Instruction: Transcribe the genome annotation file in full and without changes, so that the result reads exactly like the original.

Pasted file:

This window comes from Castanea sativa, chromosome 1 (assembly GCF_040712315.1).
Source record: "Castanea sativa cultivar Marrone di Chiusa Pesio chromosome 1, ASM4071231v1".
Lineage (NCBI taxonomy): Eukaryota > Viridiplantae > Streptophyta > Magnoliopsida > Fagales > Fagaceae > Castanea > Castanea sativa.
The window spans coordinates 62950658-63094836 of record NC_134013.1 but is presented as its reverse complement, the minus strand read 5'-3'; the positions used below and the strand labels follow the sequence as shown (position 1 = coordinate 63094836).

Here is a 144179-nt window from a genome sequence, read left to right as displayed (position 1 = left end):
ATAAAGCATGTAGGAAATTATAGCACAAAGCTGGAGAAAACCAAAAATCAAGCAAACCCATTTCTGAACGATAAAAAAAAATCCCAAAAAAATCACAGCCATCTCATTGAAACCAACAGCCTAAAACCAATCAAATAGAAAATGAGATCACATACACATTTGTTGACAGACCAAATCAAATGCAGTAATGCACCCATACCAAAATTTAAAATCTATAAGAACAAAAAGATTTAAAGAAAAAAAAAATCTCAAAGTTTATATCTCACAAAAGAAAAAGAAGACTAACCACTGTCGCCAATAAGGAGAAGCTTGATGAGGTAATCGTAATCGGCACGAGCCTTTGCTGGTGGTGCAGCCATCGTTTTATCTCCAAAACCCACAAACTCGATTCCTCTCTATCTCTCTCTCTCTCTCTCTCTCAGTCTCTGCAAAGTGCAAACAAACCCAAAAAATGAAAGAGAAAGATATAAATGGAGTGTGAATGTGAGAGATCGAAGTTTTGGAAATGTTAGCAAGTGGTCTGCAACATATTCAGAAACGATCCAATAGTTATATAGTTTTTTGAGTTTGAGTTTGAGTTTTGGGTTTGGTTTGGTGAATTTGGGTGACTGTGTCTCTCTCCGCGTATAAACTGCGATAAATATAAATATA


This window comes from Castanea sativa, chromosome 1 (assembly GCF_040712315.1).
Source record: "Castanea sativa cultivar Marrone di Chiusa Pesio chromosome 1, ASM4071231v1".
Lineage (NCBI taxonomy): Eukaryota > Viridiplantae > Streptophyta > Magnoliopsida > Fagales > Fagaceae > Castanea > Castanea sativa.
The window spans coordinates 62950658-63094836 of record NC_134013.1 but is presented as its reverse complement, the minus strand read 5'-3'; the positions used below and the strand labels follow the sequence as shown (position 1 = coordinate 63094836).

Here is a 144179-nt window from a genome sequence, read left to right as displayed (position 1 = left end):
ATAAAGCATGTAGGAAATTATAGCACAAAGCTGGAGAAAACCAAAAATCAAGCAAACCCATTTCTGAACGATAAAAAAAAATCCCAAAAAAATCACAGCCATCTCATTGAAACCAACAGCCTAAAACCAATCAAATAGAAAATGAGATCACATACACATTTGTTGACAGACCAAATCAAATGCAGTAATGCACCCATACCAAAATTTAAAATCTATAAGAACAAAAAGATTTAAAGAAAAAAAAAATCTCAAAGTTTATATCTCACAAAAGAAAAAGAAGACTAACCACTGTCGCCAATAAGGAGAAGCTTGATGAGGTAATCGTAATCGGCACGAGCCTTTGCTGGTGGTGCAGCCATCGTTTTATCTCCAAAACCCACAAACTCGATTCCTCTCTATCTCTCTCTCTCTCTCTCTCTCAGTCTCTGCAAAGTGCAAACAAACCCAAAAAATGAAAGAGAAAGATATAAATGGAGTGTGAATGTGAGAGATCGAAGTTTTGGAAATGTTAGCAAGTGGTCTGCAACATATTCAGAAACGATCCAATAGTTATATAGTTTTTTGAGTTTGAGTTTGAGTTTTGGGTTTGGTTTGGTGAATTTGGGTGACTGTGTCTCTCTCCGCGTATAAACTGCGATAAATATAAATATA